Joss Whedon dissects the family dynamic of The Avengers

Nobody knows how to portray a messed-up family like Joss Whedon. From Buffy and Angel to Firefly Whedon has been portraying dysfunctional family dynamics for years — so we were excited to see him tackle Marvel's most fractious superteam, The Avengers.

In our exclusive interview with Whedon, we asked him to analyze each character, and explain to us why they all can't get along. Also, we asked him if Nick Fury is the daddy in this family — and does he even care about his soldiers? Minor spoilers ahead.

The members of the Avengers are like Buffy in that they're built for this, there's really nothing else they can do. Do you think you get to explore the difference between "you're built for this" versus "this is your destiny" in The Avengers?

Joss Whedon: I kind of like both narratives. I like the narrative where the person just embodies what they're meant for, and the one where they go, "I have no business being here, I can't possibly do this, and it feels awkward and strange." The getting of strength and the having of strength are the two narratives that I love.

The Avengers is definitely a "getting" movie. Even though it isn't the origin story of any one person, it is the origin story of the team. In that sense, people have to find something in themselves that makes them need to work with each other. Something that makes them need to step outside of themselves. It's not a story of personal empowerment — it's a story about community.

Each Avenger is flawed, I was wondering if you could take us through the team and explain the flaw in each member that keeps the team from working together?

To an extent, they are all wrapped up in their own world. Banner doesn't want to be around people, necessarily, because although he has more control than in the other stories, he doesn't want to be put in a position where he could lose that. Steve Rogers just woke up after a really long nap, and the modern world doesn't impress him in the slightest. Nor does he think he's necessarily very useful in it. Hawkeye is a sniper. Natasha is a spy. Tony owns everything he sees, and Gwyneth Paltrow is his girlfriend, so clearly he's not living in the real world. And Thor, doesn't even come from this planet and finds people incomprehensible, though he loves them.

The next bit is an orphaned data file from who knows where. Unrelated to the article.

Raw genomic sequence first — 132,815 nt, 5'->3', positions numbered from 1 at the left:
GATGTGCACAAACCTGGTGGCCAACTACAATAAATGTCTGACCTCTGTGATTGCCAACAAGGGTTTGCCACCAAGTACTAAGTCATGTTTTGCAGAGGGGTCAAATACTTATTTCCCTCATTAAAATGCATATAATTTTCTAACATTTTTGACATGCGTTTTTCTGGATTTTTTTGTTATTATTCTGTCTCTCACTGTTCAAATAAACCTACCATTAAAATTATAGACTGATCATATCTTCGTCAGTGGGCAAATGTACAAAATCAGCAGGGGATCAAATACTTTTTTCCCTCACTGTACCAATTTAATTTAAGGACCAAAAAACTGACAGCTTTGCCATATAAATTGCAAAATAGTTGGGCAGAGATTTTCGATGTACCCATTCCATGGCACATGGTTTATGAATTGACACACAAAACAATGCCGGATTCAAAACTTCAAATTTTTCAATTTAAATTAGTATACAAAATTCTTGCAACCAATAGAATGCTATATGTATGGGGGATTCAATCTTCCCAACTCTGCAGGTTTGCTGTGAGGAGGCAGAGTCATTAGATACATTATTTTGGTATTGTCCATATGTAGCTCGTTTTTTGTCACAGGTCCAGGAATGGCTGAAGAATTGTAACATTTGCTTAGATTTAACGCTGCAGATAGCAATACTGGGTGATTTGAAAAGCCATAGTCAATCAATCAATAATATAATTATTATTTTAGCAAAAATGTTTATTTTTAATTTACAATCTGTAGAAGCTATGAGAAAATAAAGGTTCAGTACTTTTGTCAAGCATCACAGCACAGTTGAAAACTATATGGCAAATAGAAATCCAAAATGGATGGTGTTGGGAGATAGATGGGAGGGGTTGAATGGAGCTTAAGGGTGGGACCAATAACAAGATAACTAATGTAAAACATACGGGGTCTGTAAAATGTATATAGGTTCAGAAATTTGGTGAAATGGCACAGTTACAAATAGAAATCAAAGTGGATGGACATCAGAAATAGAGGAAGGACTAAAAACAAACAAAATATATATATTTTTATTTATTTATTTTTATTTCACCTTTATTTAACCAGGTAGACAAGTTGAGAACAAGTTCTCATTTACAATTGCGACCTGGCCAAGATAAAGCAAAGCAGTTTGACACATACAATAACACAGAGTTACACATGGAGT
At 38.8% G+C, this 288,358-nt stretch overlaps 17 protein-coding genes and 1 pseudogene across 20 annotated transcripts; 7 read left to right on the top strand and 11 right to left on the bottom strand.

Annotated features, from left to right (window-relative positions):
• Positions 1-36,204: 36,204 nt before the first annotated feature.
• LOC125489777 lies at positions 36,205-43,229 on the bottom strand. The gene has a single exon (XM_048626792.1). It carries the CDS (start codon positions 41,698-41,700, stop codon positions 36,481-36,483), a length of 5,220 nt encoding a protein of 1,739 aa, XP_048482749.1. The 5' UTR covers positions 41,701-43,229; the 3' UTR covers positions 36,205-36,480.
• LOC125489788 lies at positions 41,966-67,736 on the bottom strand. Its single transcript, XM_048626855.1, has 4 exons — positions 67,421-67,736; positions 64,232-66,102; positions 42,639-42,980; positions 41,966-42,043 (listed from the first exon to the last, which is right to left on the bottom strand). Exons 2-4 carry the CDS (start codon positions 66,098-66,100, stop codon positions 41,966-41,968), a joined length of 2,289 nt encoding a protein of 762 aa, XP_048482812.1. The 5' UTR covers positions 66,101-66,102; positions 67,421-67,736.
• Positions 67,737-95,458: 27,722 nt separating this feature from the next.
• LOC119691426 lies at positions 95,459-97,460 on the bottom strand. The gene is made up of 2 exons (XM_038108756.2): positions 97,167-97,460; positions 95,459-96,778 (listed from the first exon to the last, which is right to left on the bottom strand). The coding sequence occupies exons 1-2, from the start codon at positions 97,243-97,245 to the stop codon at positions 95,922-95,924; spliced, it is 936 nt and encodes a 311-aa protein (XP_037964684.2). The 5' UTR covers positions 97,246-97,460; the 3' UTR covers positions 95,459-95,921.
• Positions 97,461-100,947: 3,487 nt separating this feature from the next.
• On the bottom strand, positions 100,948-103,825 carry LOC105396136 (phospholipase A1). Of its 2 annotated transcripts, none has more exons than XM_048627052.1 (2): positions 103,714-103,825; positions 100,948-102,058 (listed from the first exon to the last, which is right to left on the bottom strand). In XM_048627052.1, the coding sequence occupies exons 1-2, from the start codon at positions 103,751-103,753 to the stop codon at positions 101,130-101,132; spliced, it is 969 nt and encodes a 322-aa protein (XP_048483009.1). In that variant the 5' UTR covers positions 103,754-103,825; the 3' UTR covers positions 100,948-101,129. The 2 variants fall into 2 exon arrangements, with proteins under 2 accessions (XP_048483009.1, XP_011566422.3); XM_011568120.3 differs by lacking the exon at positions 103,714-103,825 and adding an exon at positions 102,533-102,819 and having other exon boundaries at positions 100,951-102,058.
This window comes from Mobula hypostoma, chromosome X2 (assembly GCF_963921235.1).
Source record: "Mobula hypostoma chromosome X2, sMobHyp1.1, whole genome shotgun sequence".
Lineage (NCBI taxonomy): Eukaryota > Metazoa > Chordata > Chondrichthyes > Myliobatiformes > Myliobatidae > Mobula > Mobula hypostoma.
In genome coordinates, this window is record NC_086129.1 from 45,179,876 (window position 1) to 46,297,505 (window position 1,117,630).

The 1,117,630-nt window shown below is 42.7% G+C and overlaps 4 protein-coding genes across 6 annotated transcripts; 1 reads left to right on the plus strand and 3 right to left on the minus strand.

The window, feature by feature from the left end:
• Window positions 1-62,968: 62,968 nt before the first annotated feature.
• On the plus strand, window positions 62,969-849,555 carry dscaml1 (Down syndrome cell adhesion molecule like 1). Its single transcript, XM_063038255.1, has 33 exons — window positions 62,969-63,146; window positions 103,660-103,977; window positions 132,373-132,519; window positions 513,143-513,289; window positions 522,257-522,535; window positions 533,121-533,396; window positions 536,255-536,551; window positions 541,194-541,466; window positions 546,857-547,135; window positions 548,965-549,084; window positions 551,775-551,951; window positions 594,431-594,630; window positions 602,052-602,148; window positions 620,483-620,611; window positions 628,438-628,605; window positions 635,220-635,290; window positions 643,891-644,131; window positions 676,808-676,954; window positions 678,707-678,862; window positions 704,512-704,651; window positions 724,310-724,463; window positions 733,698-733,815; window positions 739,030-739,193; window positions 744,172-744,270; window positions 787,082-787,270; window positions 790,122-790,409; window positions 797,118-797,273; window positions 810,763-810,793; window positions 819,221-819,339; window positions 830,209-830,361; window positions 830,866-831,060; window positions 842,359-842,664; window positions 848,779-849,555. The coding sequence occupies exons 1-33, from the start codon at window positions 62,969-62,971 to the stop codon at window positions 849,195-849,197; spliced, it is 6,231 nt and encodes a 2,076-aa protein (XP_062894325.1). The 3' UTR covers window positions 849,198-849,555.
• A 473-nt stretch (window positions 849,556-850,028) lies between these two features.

So it's very easy to say, "Oh actually they all have the same flaw, which is that they're each trapped in their own version of things." The goal of the movie is to pull them out of that.

How is being a sniper a flaw?

It means that he does not necessarily make a very great teammate. It is his job to be somewhere, where nobody can see him, very far away from the thing that he is observing. It means that he is an observer as opposed to someone who is going to take an active role, side by side with, say, a Hulk.

You mentioned that Captain America was your ground zero for The Avengers. Do you want to take over the next Captain America movie?

Well Kevin described what they're planning to do for the second movie and it did sound pretty damn cool. But I kind of feel that way about all of them. "Can I do that one? Can I do that one?" And then I just realized that I just want to rest.

What turns a superhero group into a family? Does it need to have a father figure? Is there a head of the household here?

To an extent, yes. The idea that Nick Fury always had was that these guys would need to have a father figure, and then they would need to have that father figure taken away. That they were going to have to do it on their own. It's more of a platoon Sargeant leader, than a daddy. Daddy wouldn't want to go away. He knew that working for S.H.I.E.L.D. was not going to make the Avengers. It's a dangerous gamble and to some an idiotic one, but he was going to have to bring them together and hope that if he pushed them enough that they would gel even if it was in rebellion to him.

Does Nick Fury have the Avengers' best interests at heart?

I think he absolutely believes in them, he's rooting for them. He cares about them. He would sacrifice any of them in a heartbeat to do his job. And his job is to protect humanity. It's not to protect the Avengers.

Joss Whedon dissects the family dynamic of The Avengers

There's a lot of fun pair dynamics in the film. Bruce and Tony, Loki and Thor, Cap and Iron Man. Which duo did you like playing around with the most?

Quite frankly, they were all pretty fun. I have a pretty soft spot for the relationship, even though we got all of a scene of it, between Natasha and Barton. I love that scene. I think the bond that they have, even though you don't get to see much of it in the film, was one I found very compelling. Structurally, it was impossible for there to be more.

Full disclosure: Disney paid for io9's travel and expenses at this press junket.